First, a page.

The decision to leave the EU changes terms of debate north of the border, writes Nicholas Macpherson
The EU referendum
last month has raised existential issues of nationality across the British Isles. Applications for Irish passports are at a record level, with even Ian Paisley Jr
, the Democratic Unionist MP, tweeting: “My advice is if you are entitled to [a] second passport then take one.” Meanwhile, the pressure for another referendum on Scottish independence is mounting.
With the UK leaving the EU, there is a golden opportunity for proponents of Scottish independence to reappraise their economic prospectus. Clearly, membership of the EU will lie at the heart of it. That will enable Scotland
to have access to the biggest market in the world without the uncertainties that are likely to face the rest of the UK for many years to come. It would also provide a historic opportunity for Edinburgh to develop further as a financial centre, as London-based institutions hedge their bets on the location of staff and activities. If Royal Bank of Scotland, the state-backed bank, relocates its headquarters as part of that process, that would strengthen the long-term sustainability of the Scottish financial sector.
How quickly an independent Scotland could join the EU is of course highly uncertain. Spain
is unlikely to agree to automatic membership because of concerns about secessionist pressures in Catalonia. All the same, the EU has a huge interest in fast-tracking membership for a country whose citizens have been members of the bloc for 43 years and have voted to remain by 62 per cent to 38 per cent. Then there is the question of currency. In the run-up to the 2014 independence referendum, the Scottish National party government missed a trick by advocating a unilateral monetary union between an independent Scotland and the rest of the UK. The Treasury had had enough problems with fixed currency regimes in the 20th century without wanting to enter into one in the 21st. The history of monetary unions teaches us that they require more political integration rather than less — as the eurozone has discovered to its cost.
In any case, an independent Scotland would have no interest in seeking to tie its currency to a country that wishes to put more distance between itself and the EU. It is surely time, therefore, for the Scottish government to commit to creating a Scottish pound supported by its own central bank. That would not preclude the monetary authorities of an independent Scotland from shadowing sterling, just as the Danish central bank shadows the euro.
In the longer term, there could be a case for tying the Scottish pound to the euro. And a long-term commitment to joining the single currency would almost certainly be a requirement of EU membership. But that does not mean Scotland would have to adopt the euro — at least not straight away. Sweden is theoretically obliged to join the single currency. But more than 20 years on from joining the EU, the prospects of its giving up the krona seem vanishingly remote.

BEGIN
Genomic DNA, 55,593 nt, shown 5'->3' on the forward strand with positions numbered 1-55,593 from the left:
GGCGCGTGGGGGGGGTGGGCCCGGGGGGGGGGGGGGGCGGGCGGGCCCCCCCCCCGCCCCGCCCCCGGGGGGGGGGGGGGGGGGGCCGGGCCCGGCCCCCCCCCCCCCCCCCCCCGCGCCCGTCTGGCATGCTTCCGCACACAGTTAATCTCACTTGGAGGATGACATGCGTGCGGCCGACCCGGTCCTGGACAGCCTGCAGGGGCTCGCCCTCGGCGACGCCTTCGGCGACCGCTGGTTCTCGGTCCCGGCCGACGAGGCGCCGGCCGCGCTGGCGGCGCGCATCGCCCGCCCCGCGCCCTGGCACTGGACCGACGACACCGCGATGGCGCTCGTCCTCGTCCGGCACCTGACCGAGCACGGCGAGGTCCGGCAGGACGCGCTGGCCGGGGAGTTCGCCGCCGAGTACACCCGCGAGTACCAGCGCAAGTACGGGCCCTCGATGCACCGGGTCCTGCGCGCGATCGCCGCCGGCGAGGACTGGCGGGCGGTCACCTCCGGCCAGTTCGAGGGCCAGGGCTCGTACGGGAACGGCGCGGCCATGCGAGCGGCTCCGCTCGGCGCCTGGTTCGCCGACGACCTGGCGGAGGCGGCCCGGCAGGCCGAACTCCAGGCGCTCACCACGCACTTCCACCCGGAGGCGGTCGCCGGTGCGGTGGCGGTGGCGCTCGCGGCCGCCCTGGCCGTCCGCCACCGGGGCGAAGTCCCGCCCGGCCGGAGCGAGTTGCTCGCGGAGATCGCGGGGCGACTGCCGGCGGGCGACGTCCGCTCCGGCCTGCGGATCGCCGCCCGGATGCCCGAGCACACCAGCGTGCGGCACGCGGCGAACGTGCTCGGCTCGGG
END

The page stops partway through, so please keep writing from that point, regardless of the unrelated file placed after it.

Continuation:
One of the Treasury’s worries in 2014 about the putative monetary union between an independent Scotland and the rest of the UK was the impact of the oil price cycle. With its own currency, Scotland would be much better placed to respond to an oil shock on the scale of the one that has taken place in the past two years. Interest rates and the Scottish pound could take the strain smoothing any adjustment in the real economy.
The fall in the
from $100 a barrel to under $40 earlier this year is a reminder of the importance of sound public finances. There is no reason why small countries cannot be very successful economically. But generally those that are — Norway and Singapore come to mind — put great effort into establishing fiscal credibility. That generally means running fiscal surpluses in the good times, the better to insure against shocks in the bad times.
The Treasury was concerned in 2014 that the Scottish government’s prospectus relied on over-optimistic oil price projections. But First Minister Nicola Sturgeon’s administration has since worked to bolster its fiscal credibility.
John Swinney, Scottish finance secretary
until earlier this year, was cautious about using the borrowing powers available under the existing fiscal arrangements. More importantly, he has taken steps to set up Scotland’s own independent fiscal council. There is now a much better opportunity for informed debate about public finances, taking into account changing North Sea oil production levels and wider demographic trends. The Scottish government can strengthen its credibility by setting out long-term plans for public services, public investment and social security, in particular pensions.
It also has a chance to set out a tax policy for the longer term. An independent Scotland committed to the EU would have an extraordinary opportunity to attract inward investment as well as highly skilled migrants. But, since it will be competing with Ireland, it needs a tax system that is equally competitive. That points to low corporate taxes and keeping marginal rates of income tax down. It may also point to a smaller, more efficient state.
The aftermath of the EU referendum contains many lessons. Perhaps the most important is that without a plan for what happens next you risk months, if not years, of uncertainty and drift. The Scottish government is in a unique position to take a more far-sighted approach. If it can develop a clear and coherent economic strategy ahead of any future referendum, it not only stands a better chance of winning it will also increase the probability that an independent Scotland inside the EU can hit the ground running.
The writer was permanent secretary to the Treasury and is now visiting professor at King’s College London